8. 8. International Communications Strategy Unpublished extract – Case Study: Dulwich OnView Authors: Silvia Cambie & Yang-May Ooi APPENDIX Dulwich OnView’s success is owed to the many volunteers who have given their time and skills to the blog. Each of them played a significant role in the success of DOV.. Yang-May Ooi, April 2010 Founder Members and Editorial Team INGRID BEAZLEY - In her capacity as chair of the Friends of Dulwich Picture Gallery she facilitated Yang-May’s concept, ’selling’ it to the Gallery staff and Friends committee. Now as one of Dulwich OnView’s acting editors, she commissions articles from the Gallery staff and from the local community and promotes the website ceaslessly, locally as well as internationally. ANGIE MACDONALD - took over from Catherine Fraher as acting editor in the early months of Dulwich OnView and shaped the role of the Acting Editor. She wrote the Editor’s Handbook, trained other team members to be editors and to use Wordpress blogging software. She also writes occasionally for DOV. More recently she has been involved in project managing the redesign of DOV, co-ordinating the team ideas and working closely with Ingrid and the web designer to create a new-look DOV. YANG-MAY OOI - created the concept of Dulwich OnView as a community blog and developed the key “guerrilla marketing” strategy for the blog to raise Dulwich Picture Gallery’s profile among the online demographic. She also planned the DOV team structure and set up the web-based collaborative systems which make this project self- managing and non-hierarchical. This includes creating the collaborative editorial documents which ensure that the blog runs smoothly and writing the several handbooks which set out all the processes for current and new members of the team. She continues to provide strategic advice as well as contributing multimedia content to the blog. ANNA SAYBURN - wrote many of the earliest DOV articles, helping to develop the informal, community style of Dulwich OnView through a mixture of interviews with local people, reviews of local events and pieces about local history and art associated with Dulwich. She served as an acting editor for part of the first two years, helping bring in 8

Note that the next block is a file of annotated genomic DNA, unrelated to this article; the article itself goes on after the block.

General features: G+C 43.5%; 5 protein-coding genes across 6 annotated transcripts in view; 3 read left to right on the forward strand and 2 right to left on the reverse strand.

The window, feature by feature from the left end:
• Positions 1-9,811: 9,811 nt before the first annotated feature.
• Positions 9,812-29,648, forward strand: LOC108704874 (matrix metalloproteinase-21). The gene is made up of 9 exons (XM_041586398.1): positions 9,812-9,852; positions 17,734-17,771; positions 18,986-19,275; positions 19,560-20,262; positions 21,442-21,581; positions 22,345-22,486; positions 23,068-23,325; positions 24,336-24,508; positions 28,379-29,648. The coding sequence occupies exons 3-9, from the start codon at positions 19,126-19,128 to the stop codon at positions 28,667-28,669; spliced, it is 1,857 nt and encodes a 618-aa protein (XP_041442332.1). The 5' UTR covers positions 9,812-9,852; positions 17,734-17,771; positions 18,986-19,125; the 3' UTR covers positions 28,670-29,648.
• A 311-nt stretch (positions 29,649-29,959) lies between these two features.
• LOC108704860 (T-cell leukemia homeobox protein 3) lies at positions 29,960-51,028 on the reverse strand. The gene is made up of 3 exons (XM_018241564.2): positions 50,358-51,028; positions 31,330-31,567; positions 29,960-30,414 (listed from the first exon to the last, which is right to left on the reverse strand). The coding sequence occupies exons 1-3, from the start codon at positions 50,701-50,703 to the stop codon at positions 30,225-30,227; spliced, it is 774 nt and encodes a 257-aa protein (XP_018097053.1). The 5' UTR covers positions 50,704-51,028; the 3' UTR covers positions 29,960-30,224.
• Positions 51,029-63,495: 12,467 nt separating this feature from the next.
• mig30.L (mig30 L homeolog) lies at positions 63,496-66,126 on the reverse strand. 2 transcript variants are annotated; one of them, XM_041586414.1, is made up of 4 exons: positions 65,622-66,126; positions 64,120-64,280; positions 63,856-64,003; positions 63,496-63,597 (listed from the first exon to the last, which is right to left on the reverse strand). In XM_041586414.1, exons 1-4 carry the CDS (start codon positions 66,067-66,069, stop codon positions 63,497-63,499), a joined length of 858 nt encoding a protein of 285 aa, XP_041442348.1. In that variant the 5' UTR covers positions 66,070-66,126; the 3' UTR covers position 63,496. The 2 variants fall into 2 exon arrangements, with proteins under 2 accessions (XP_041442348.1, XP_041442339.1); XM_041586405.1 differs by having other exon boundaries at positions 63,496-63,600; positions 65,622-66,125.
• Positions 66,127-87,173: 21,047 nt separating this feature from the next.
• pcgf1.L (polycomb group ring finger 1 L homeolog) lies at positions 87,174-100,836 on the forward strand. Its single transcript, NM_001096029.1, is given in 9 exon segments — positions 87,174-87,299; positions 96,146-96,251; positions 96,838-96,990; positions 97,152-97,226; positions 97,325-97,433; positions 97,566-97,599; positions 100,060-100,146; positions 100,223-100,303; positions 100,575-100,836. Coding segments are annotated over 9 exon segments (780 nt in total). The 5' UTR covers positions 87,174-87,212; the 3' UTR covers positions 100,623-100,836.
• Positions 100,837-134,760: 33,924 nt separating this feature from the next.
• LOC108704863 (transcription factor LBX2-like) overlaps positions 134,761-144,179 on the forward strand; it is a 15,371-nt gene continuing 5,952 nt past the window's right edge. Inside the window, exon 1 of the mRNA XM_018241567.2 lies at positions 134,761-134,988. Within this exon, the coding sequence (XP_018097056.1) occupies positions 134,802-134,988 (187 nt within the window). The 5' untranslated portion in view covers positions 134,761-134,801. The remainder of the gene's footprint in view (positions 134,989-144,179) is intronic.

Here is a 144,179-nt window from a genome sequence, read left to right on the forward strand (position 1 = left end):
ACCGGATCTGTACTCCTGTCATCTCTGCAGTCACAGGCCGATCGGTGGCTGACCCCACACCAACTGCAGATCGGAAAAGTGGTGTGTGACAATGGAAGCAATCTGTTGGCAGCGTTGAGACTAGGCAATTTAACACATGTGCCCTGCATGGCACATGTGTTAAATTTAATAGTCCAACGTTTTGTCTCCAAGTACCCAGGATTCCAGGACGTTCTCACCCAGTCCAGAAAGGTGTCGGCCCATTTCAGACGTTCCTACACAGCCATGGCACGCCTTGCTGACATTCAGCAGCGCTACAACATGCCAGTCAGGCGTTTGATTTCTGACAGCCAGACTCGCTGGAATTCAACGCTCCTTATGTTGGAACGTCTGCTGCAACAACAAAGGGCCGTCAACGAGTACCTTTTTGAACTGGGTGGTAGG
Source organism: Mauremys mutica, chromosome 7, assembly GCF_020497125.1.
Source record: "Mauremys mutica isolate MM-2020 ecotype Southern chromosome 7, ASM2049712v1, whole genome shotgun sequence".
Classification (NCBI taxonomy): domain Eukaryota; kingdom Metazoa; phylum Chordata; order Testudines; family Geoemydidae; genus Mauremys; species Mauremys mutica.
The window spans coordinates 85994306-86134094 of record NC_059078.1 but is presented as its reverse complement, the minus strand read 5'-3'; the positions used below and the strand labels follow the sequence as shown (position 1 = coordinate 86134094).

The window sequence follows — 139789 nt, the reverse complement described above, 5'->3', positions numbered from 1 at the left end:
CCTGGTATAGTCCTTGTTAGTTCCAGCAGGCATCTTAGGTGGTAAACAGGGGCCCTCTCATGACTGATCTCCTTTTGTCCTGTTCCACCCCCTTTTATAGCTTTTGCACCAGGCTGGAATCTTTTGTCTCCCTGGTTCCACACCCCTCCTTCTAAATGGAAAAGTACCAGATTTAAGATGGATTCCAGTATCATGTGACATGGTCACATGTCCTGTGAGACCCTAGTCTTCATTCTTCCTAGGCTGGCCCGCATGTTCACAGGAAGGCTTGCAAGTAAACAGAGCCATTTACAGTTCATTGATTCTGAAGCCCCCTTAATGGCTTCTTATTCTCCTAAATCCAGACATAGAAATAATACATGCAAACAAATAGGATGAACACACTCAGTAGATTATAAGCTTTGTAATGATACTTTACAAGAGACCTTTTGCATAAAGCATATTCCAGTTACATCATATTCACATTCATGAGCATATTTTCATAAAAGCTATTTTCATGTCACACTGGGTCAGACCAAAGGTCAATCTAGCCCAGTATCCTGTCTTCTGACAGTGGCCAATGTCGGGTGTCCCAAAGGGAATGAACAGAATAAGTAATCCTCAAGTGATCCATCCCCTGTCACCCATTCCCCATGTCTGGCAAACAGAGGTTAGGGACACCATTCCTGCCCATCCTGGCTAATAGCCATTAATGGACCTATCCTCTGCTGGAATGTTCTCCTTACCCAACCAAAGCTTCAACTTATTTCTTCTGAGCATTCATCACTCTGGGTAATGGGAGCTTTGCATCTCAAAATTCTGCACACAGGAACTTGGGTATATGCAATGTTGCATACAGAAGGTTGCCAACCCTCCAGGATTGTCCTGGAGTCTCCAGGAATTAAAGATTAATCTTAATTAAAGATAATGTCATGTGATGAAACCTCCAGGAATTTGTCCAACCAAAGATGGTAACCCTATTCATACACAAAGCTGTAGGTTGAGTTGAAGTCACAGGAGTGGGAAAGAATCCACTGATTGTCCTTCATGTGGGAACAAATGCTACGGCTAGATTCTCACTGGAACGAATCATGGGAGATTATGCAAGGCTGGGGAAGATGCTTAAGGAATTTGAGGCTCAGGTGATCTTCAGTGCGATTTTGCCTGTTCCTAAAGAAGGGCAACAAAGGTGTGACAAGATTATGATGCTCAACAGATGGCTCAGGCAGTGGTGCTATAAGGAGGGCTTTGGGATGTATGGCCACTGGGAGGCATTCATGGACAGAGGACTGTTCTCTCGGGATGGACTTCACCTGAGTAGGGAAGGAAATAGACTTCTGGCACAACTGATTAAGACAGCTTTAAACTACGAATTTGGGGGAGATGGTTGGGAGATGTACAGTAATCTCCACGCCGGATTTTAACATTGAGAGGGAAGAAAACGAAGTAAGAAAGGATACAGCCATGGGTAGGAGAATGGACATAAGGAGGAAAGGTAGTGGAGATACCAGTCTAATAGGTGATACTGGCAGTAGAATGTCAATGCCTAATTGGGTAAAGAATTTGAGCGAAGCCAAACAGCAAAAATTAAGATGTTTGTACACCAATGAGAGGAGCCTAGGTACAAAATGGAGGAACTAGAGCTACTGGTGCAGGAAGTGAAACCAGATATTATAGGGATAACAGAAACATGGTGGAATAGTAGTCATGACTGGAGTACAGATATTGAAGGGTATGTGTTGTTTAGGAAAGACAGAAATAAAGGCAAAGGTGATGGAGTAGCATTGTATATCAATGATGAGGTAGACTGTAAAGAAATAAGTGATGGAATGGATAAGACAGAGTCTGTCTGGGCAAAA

9. 9. International Communications Strategy Unpublished extract – Case Study: Dulwich OnView Authors: Silvia Cambie & Yang-May Ooi new contributors and fostering the sense of community. She still writes regularly for DOV. STEVE SLACK - writes off the wall articles for DOV with the aim of debunking the myth that Dulwich is populated solely by rich, posh people. He’s written about pub quizzes, street names, local history and general peculiar cultural goings-on. Working with DOV has helped him develop as an online writer and given him skills he uses in other freelance work. TAHRA MORTON - is an intern at DOV, writing articles as well as carrying out her role as one of the acting editors while on a work secondment in Brussels, Belgium, underlining that DOV is truly an online community that while local is also without borders. SALLY ANN JOHNSON - advised the team on risk management and helped develop DOV’s article submissions policy. She also writes for the blog. CATHERINE FRAHER - was DOV’s first acting editor. She co-ordinated the team of volunteers, editorial meetings and uploaded much of the early content onto the blog. SHAPA BEGUM - an intern at DOV, she currently writes articles and is responsible for the Paul Nash online art competition. She is provided with regular support by the editorial team to learn and develop skills in networking, editorial management and technical skills. ANNA MARIA DI BRINA - is one of DOV’s acting editors and also writes articles on art and events. ANGELA CORRIAS - contributed to the editorial style of DOV as one of the acting editors and collaborated in its content with interviews to local artists and coverage of local events. Other Contributors Amanda Greatorex, Greville Havenhand, Laverne Hunt, Ed Saunders, Rebecca Portsmouth, Erica Green, Steve Overbury, Nigel Thorpe, Lorenzo Ali, Daniel Pateman, Patrick Knight, Bella Tullo, “Jane Morris” 9